All right, so maybe that's not the most glamorous name for him, but that's what he is. Sen. Tom Coburn of Oklahoma spoke at the Conservative Women's Network lunch at The Heritage Foundation today. Heritage and the Clare Boothe Luce Policy Institute hold the event once a month, and there is one male speaker a year asked to face the sea of pastel power suits and pearls. Coburn served honorably.
Coburn (who has the Porkbusters logo on his site) spent a lot of his speech on the importance of ending the addiction to pork. Pork, he said, is just indicator of the fact that politicians are vastly more interested in their own re-election than the good of the American people. If we can't break politicians of the pork habit, there is no chance that we'll force them to make other hard fiscal decisions.
"Earmarks comprise 3% of the federal budget, but they influence every other part of the budget process."
"Unless we overcome the addiction to porkâ€¦it's unlikely that weâ€™ll ever confront the other fiscal challenges that face our country."
"It's the lever and the crowbar thatâ€™s used to move both large packages and spending bills that would not otherwise move."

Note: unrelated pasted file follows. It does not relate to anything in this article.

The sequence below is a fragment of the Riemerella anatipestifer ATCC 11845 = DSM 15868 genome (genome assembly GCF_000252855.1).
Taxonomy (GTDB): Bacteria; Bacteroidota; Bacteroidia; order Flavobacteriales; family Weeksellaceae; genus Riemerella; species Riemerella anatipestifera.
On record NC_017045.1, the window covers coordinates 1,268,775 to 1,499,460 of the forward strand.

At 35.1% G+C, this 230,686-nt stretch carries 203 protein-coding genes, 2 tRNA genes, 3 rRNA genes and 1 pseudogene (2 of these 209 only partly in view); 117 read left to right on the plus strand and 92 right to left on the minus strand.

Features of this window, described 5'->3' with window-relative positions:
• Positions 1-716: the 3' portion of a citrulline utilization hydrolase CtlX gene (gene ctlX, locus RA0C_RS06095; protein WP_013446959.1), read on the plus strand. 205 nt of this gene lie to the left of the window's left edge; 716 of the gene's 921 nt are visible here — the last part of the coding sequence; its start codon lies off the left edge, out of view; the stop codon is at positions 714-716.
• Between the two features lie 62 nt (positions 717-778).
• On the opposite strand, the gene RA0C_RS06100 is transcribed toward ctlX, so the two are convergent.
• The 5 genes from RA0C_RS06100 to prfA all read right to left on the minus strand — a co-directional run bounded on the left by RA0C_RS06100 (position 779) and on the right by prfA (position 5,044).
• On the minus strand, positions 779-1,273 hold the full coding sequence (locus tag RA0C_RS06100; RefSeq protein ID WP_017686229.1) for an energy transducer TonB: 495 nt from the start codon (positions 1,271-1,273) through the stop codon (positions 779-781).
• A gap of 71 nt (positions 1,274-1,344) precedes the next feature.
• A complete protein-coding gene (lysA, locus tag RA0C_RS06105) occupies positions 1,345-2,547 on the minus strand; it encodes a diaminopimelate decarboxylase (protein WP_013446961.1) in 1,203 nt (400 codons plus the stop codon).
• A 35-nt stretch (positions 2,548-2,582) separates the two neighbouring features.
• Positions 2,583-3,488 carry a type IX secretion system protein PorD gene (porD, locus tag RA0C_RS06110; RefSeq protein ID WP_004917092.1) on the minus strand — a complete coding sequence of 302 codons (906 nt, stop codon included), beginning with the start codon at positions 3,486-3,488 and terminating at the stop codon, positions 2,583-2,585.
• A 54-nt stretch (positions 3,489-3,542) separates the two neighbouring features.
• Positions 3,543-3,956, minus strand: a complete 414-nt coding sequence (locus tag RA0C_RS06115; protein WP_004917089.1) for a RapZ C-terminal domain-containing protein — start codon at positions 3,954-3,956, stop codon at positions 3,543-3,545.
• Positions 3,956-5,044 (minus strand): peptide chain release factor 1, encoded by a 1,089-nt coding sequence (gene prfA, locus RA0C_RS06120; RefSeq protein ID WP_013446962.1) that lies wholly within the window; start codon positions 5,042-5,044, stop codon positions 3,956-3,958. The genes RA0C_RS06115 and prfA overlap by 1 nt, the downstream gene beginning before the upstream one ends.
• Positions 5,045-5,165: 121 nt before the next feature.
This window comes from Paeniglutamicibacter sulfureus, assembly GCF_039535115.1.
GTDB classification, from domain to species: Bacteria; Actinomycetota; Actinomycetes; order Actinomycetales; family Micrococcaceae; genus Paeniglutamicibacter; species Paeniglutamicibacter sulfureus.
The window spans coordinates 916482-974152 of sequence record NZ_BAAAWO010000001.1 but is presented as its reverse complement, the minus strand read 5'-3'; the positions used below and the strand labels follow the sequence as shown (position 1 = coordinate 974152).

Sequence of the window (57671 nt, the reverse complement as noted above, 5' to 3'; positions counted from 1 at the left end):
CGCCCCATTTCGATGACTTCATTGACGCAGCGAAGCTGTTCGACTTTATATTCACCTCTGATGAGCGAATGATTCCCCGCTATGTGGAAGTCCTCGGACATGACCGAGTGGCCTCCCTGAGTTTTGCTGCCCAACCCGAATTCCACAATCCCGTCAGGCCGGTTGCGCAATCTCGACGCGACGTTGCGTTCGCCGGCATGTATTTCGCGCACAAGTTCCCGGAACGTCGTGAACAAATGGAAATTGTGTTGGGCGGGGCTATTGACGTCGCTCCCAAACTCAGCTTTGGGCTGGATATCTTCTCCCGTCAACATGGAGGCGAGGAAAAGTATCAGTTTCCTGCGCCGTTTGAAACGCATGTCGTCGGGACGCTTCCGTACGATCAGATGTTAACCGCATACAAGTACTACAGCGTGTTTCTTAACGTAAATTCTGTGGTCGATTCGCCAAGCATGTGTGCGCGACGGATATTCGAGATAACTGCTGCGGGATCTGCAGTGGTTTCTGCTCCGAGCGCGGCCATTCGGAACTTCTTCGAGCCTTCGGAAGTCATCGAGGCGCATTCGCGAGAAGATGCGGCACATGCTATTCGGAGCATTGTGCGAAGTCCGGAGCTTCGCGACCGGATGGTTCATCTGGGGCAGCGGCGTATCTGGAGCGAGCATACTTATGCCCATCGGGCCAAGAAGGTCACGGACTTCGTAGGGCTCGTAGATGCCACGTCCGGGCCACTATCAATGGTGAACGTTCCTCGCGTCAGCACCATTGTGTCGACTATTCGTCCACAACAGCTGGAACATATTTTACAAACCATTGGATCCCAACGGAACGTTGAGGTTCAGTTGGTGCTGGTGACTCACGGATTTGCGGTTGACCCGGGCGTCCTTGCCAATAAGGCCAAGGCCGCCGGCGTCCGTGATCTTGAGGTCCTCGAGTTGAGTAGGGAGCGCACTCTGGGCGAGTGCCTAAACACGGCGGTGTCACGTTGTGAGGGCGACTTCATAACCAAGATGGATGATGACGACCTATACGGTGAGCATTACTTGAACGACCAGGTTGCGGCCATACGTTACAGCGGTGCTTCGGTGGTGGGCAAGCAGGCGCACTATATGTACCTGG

"I believe it is a corrupt process because it means Congress does not have to do the hard job of deciding what is best for the country."
Coburn noted that this Congress has racked up $27 billion dollars in spending on 14,000 earmarks-- that's more than 25 earmarks per Member of Congress. Coburn's plan?
"I want to eliminate earmarks in the next two years, or make them so painful that people don't want to put them in...If you have an earmark, then come to floor of Senate and tell me why you should do this when people are sitting in the cold and the rain in New Orleans today."
And what happens if we don't rein in pork spending and, subsequently, all other spending?
"We're gonna either elect new people who will make the hard choices or weâ€™re gonna go broke. We're gonna go broke."
I asked Coburn about his thoughts on primary challenges to incumbents as a tool for telling politicians that Americans want them to act in America's best interest instead of their own. I specifically asked him about Laffey vs. Chafee in R.I., since I had been on the subject that morning. I was hoping Coburn's candor would win out, but he didn't specifically address Laffey vs. Chafee much:
"I think we need more political parties. I think we need more grassroots involvement. I believe people oughtta be what they say they are."
"Lincoln Chafee is a nice man, but he's not a conservative."
UPDATE: Funky punctuation fixed now. Sorry 'bout that.